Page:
RENEE MONTAGNE, host:
Former Minnesota Governor Tim Pawlenty is deciding whether to take a big leap.
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MONTAGNE: A crowd cheered Pawlenty at a 2005 ice fishing festival as he leaped into freezing water. The jump he's considering now is whether to seek the Republican nomination for president.
STEVE INSKEEP, host:
Today, Pawlenty releases a book calls "Courage to Stand." It recounts his early life growing up in South St. Paul, Minnesota, the home of giant stockyards back then. Pawlenty writes of the awful smell, and also the community's pride.
Former Governor TIM PAWLENTY (Republican, Minnesota): There's a street that ran through the stockyards and the meat-packing plants and it was just full of bars and restaurants and the hubbub of all of that. It wasn't always pretty but there was a vibrancy to it and kind of a hopeful sense. And people, even if they missed the educational rung for whatever reason - you know, they were disenfranchised, disadvantaged, disconnected - as long as they weren't disabled, they could still often go get what my dad called a strong-back job. And they could support a family often with a living wage and benefits, and life for those families, at least during those times, was good.
INSKEEP: Many years later, Governor Pawlenty tried to help his state adapt to a changing economy. He also gained wide attention for Minnesota's efforts to rework the health care system. That may surprise some people, since Tim Pawlenty also joined a lawsuit against President Obama's health care law. Pawlenty argues that Americans can do more to restrain what they pay health care providers.
Mr. PAWLENTY: Don't just say we're going to pay you for endless volumes of procedures. We've got to start paying them for better health and better health care outcomes, and that's what we've done in Minnesota, and when you do those kinds of things, even in the primitive or early-stage ways that we've done it, it's extremely promising and it works.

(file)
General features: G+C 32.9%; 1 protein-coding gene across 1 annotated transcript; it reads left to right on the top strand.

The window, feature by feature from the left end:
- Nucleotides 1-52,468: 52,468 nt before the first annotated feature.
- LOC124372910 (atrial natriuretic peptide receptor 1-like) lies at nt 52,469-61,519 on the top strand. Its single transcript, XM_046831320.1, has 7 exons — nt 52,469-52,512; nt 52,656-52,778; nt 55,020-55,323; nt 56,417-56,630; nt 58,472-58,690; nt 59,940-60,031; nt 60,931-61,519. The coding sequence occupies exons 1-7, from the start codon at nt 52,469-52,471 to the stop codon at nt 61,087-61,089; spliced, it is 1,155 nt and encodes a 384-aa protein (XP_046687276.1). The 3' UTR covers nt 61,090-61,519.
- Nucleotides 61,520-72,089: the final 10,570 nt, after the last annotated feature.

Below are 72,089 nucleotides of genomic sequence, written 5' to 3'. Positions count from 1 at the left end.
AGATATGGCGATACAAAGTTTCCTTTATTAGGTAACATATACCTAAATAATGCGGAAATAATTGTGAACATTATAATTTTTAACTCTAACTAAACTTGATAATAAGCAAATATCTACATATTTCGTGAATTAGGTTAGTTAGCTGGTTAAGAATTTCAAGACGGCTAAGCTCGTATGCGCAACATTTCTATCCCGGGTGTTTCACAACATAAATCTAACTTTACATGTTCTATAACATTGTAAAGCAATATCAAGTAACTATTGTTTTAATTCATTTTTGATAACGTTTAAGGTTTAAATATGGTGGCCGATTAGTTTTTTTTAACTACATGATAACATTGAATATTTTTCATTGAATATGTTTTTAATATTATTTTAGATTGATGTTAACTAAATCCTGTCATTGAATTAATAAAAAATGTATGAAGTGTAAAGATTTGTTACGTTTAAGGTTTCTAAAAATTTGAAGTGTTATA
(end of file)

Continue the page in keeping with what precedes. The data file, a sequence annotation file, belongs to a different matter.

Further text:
INSKEEP: You got involved in Minnesota in a program that encourages health care providers to charge differently. If somebody has an operation and there are seven different things involved in the operation, from an X-ray to the charge for the surgeon, they just charge one price, right? It's for the basket of care that you need, is that correct?
Mr. PAWLENTY: Yeah. We've done a number of reforms in Minnesota. That reform that you mentioned begins to say to providers, you know, we're going to give you an amount for, say, for example, a knee replacement.
INSKEEP: And don't send a separate bill for every Q-tip or bandage or whatever might be used.
Mr. PAWLENTY: Exactly, exactly. You know, if you think about it, if you were in the business getting paid for how many words come out of your mouth and you were given no limits on how long you could talk, what do you think you would do?
INSKEEP: I'd be fired already. That's okay.
Mr. PAWLENTY: You'd be talking all day. You'd be on the radio all day. And I analogize it to a wedding. I say to people, you know, go to two weddings. Go to one with an open bar, where the alcohol and the drinks are free, and go to one where there's a cash bar. You'll see very different behaviors.
INSKEEP: Well, here's something that makes me curious, just as a citizen, trying to figure out how people's positions differ. You've just described to me this system whereby health care providers are incentivized, even instructed, to charge differently, to charge for a service rather than every little individual thing as line items and the prices can go wildly out of control.
Doesn't President Obama's health care law include a pilot program that does exactly the same thing?
Mr. PAWLENTY: Well, it has all kinds of little pilot projects in it, but fundamentally that's not the direction the law or the health care delivery system's going to go. And importantly, it also has to be attached to outcome. So in Minnesota we have a program where we pay providers more if they get better outcomes and follow better protocols.
So for example, in diabetes and heart disease, we're not interested just in how many procedures you're to perform, we're interested in did this person get optimal care? Did they get better quicker? And if they did, and you get more and more of your patient load meeting those kinds of criteria, we'll pay you more as a provider.
But this notion that we're just going to have an open checkbook to all these folks who can bill us endlessly based on how much volumes and procedures, and the consumers have no knowledge really about price or quality, that's a completely screwed-up system.
INSKEEP: Well, that's the system we have now. But doesn't...
Mr. PAWLENTY: Exactly.